If you are reading this, you’ve probably decided for the first time to try and go on a fishing trip. Well done with you! This will prove to be one of the best choices of your life, as anyone involved in fishing will tell you. Fishing, though, has its challenges for the first time, and a lot of new things to learn and pay attention to will come. We have created a list of what to expect on your first fishing trip, and with that in mind; let’s get started!
Before the Trip
Before you really set foot on a boat, we will be discussing the most important things you can do to make your first fishing trip a success. It is important to do your homework early, from talking with your guide, to knowing what to bring.
It’s important you communicate with your guide as soon as you schedule your trip. Even if you have booked well in advance, it’s still a good idea to confirm the details and it will encourage you to “have a feel” for the individual who will take you fishing. As the journey gets closer, be sure to contact your guide to agree on these main points:
What To Expect Out of Your Trip
Even if you’ve never been on a fishing boat before, you might still have some idea or two of what you’d like to do. This may be a fishing strategy that you want to understand, a fish species that you want to capture, or even a particular fishing spot that you want to see. If you have any special requirements or any of your fellow anglers, now would be the time to list them. Addressing these matters with your guide in advance of the trip is highly necessary for a few reasons:
Your guide will plan accordingly, so you can get exactly the sort of service you want.
If something you have asked for is not possible (for example, a fish species is out of season), then your guide will let you know, and you will choose to fish for something else. This will also allow you to set reasonable goals and prevent possible deceptions.
If you have not asked ahead of booking about the “onboard rules” of your guide, now is a good time to do so. You may find it perfectly natural to light a cigar on board, but maybe not your captain. The same goes for the food and alcohol. Most guides will encourage you to carry snacks and drinks, yet asking never hurts.
If you would like to obtain some additional benefits, don’t leave it until the very last second to discuss these. Some guides will be delighted to pick you up and drop you off at no fee. Others aren’t going to or will be doing this for a discount. Using the same rationale to clean and filefish, live bait, gear, and licenses.
Finally, check if your fuel would be included in the price of the ride. The cost of fuel can add up, particularly if you are fishing offshore. Many captains include fuel in the price but double-check if you want to save yourself from an unpleasantly big bill.
How to Get Ready
With your guide you nailed all of the details, fantastic. Now it’s time for packaging. Obviously your clothes may depend on the season and venue, but a few items are important. Rubber-soled shoes will keep you secure and stable on the boat and, if the weather changes, waterproof clothing will give you versatility. Often go for materials that dry out quickly but simultaneously keep you wet.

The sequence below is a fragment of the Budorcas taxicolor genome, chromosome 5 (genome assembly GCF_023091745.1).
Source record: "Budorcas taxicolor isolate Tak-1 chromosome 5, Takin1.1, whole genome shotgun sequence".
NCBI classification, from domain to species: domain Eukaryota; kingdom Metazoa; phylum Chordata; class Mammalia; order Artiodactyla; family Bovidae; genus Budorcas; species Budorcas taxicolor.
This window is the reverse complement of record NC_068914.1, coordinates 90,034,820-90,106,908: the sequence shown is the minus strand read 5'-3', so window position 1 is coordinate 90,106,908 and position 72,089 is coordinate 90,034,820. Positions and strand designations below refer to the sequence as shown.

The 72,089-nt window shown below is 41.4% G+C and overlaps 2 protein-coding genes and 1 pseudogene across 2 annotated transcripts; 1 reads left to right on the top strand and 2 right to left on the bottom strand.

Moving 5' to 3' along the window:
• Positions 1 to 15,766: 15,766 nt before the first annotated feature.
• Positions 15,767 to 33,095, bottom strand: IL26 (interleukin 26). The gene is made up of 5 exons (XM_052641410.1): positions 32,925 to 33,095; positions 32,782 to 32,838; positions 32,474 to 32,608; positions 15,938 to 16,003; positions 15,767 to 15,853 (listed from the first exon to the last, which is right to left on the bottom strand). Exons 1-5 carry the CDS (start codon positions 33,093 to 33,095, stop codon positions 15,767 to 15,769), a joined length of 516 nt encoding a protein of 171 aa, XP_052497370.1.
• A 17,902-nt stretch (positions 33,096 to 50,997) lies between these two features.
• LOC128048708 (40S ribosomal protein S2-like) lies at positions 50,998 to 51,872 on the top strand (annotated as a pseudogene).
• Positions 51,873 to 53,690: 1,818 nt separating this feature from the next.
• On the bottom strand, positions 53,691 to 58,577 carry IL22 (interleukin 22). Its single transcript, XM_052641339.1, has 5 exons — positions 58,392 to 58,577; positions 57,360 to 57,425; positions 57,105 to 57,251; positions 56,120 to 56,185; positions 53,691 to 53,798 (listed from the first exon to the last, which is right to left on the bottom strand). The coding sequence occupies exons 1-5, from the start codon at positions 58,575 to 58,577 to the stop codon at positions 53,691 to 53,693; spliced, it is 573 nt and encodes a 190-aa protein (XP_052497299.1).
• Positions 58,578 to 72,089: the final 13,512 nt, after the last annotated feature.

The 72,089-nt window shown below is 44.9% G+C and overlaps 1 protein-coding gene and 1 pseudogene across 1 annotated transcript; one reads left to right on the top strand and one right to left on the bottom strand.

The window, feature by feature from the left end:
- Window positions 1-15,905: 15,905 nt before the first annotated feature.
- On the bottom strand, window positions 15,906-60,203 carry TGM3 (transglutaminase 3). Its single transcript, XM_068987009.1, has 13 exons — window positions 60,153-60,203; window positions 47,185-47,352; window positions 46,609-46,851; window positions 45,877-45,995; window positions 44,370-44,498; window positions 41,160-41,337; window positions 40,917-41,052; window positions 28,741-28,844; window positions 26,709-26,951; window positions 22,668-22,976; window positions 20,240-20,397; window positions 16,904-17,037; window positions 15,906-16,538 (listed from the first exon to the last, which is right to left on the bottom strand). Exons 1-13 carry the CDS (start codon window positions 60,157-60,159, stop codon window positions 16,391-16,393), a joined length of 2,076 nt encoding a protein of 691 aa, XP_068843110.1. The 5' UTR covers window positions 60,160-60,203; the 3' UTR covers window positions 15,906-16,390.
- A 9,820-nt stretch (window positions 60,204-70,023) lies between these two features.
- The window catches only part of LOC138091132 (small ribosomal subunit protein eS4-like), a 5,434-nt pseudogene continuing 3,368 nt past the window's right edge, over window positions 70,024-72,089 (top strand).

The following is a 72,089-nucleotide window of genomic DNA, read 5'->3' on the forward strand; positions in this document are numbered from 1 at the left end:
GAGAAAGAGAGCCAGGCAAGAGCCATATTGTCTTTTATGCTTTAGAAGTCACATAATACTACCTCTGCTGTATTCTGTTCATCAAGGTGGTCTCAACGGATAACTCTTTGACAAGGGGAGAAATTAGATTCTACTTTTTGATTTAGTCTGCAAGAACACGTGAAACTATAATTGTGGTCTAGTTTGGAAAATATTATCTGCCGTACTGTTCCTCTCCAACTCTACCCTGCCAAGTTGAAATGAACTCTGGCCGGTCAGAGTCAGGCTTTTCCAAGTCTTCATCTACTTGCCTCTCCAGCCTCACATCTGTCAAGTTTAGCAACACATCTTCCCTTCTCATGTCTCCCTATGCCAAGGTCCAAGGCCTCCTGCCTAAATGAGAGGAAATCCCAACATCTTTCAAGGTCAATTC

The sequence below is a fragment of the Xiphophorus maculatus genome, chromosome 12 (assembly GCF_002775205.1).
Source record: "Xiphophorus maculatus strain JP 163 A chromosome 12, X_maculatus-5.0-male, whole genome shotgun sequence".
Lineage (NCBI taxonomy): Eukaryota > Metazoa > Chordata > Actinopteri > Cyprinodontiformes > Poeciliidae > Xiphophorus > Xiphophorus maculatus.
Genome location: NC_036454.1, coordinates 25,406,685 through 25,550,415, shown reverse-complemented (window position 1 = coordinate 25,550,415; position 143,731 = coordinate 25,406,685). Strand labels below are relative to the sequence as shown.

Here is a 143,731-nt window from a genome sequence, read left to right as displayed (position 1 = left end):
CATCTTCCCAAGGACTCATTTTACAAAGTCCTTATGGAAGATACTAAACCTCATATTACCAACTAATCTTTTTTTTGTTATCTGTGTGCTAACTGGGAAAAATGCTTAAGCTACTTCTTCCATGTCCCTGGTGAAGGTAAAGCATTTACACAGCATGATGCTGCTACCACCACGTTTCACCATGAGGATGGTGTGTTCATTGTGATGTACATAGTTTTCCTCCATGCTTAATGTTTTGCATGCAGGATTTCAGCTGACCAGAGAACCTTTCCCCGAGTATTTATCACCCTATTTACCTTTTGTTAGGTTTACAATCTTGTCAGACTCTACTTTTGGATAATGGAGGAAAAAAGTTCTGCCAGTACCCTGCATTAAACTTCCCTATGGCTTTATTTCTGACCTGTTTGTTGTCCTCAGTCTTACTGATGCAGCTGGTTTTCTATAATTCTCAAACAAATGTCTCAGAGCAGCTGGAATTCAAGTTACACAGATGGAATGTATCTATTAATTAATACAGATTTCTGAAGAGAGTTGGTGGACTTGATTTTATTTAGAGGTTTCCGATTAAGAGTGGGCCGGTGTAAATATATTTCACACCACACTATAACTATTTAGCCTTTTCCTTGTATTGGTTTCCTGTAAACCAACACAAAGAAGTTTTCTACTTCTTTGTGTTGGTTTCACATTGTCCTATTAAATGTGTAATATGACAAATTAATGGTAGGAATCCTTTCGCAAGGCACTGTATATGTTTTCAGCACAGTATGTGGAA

Other essential products include sunscreen, reflective sunglasses, a mini first aid kit, and medication for seasickness. Carry a backpack for storage, a smaller cooler for food and beverages, and a larger one for fish (if you intend or are allowed to keep it).
Nearly every charter of fishing will have onboard drinking water. Even, something can occur on a boat so it sure won’t hurt to have a bottle or two of your own. Check out our full guide on what to take on a charter fishing trip for more information.
Most fishing excursions begin early in the morning. If you do, make sure you get a good night’s sleep before you head out. If you’re fishing with your family, this probably won’t be a concern, but if you’re in town with your friends, a party night will come back to haunt you, once you’re on the boat.
Your travel day has arrived. You’ll also have a few things to take care of while the excitement builds up. Next, make sure you have already. Getting a checklist is a foolproof way to go about this. We all forget about things, particularly when we’re excited. Go through your list, and make sure that everything is there.
The second thing you need to do is leave early that’s very necessary. Even if there are no traffic jams in the news article, depart early. Have a target of arriving at least 15 minutes before your trip begins. If you arrive early you will have just more time to get to know the team. That takes us on to the next stage.
If this is your first time on a trip, it’ll take you a few times to get around comfortably. Even if the waters are clear this is not a stable land, so always try to maintain your balance. When the boat is in action and you have to move, be sure to hang on to something or at least have a balanced position.
Your things are the first thing you’ll want to take care of when you move aboard. Ask your crew about a safe dry spot for your things. If any first-time angler underestimates one thing, it is how wet and slimy things can get.
An Experience To Remember
Granted, that’s a lot of material for you to consider. Fortunately for you, your captain will be there to guide you through all the steps we described. If you’re worried about missing something, this guide can always be a reminder.
Finally, don’t think much about how big the fish you’ll be catching could be. You could end up catching a one in a lifetime kind of fish and you could catch none at all. Going back to dock with an empty cooler happens to a lot of us, and that is very natural.